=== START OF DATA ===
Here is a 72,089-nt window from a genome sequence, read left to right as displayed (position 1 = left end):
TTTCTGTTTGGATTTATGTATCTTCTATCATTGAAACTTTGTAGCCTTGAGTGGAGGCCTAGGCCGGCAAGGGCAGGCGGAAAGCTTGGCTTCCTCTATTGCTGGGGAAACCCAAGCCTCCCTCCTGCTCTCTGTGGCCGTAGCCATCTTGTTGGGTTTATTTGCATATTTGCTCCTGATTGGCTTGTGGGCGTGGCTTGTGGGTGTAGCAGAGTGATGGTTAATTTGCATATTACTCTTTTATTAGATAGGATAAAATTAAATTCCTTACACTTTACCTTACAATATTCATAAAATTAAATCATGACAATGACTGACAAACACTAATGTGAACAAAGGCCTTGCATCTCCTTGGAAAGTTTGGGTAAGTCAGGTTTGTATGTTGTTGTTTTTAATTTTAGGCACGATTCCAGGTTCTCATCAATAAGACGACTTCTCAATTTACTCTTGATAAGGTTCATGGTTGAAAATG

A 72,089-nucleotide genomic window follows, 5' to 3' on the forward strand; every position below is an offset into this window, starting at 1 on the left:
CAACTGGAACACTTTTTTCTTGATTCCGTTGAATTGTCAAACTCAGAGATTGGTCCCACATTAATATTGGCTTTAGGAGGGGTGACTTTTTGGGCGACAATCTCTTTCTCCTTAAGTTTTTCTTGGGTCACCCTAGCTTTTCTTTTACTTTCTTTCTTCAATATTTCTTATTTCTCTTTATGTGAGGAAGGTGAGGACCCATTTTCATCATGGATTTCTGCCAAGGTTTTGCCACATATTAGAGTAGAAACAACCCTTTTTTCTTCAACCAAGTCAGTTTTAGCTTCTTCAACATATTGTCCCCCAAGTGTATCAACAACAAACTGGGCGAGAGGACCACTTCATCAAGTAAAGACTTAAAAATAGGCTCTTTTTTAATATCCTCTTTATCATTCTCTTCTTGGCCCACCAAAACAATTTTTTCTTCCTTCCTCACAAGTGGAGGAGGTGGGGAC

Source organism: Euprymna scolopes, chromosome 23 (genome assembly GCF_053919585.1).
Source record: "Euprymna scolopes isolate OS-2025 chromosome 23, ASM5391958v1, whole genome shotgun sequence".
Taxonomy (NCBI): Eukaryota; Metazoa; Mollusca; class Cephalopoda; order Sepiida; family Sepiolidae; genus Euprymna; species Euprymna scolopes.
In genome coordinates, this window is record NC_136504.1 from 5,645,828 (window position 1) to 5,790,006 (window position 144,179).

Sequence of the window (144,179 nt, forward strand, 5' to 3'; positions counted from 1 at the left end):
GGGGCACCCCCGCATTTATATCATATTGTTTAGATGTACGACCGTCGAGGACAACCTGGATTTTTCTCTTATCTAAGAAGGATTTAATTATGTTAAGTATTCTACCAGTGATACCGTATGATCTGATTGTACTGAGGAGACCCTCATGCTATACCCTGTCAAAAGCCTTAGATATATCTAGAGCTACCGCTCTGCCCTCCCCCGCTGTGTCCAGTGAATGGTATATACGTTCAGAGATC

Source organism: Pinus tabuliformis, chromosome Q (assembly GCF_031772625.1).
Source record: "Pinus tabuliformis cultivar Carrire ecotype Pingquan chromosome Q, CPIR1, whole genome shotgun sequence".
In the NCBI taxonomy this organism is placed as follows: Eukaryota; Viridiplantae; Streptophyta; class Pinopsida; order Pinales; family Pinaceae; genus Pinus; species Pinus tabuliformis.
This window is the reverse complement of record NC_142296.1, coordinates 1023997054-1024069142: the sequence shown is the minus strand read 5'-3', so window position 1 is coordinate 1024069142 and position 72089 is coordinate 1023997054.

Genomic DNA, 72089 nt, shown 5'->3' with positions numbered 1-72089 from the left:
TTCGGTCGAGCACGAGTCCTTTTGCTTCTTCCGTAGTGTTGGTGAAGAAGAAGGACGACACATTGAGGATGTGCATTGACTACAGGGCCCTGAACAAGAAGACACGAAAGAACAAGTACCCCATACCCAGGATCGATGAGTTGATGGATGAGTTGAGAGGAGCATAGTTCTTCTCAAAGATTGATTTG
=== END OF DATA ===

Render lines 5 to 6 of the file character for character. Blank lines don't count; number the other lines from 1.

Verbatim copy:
Source organism: Euprymna scolopes, chromosome 23 (genome assembly GCF_053919585.1).
Source record: "Euprymna scolopes isolate OS-2025 chromosome 23, ASM5391958v1, whole genome shotgun sequence".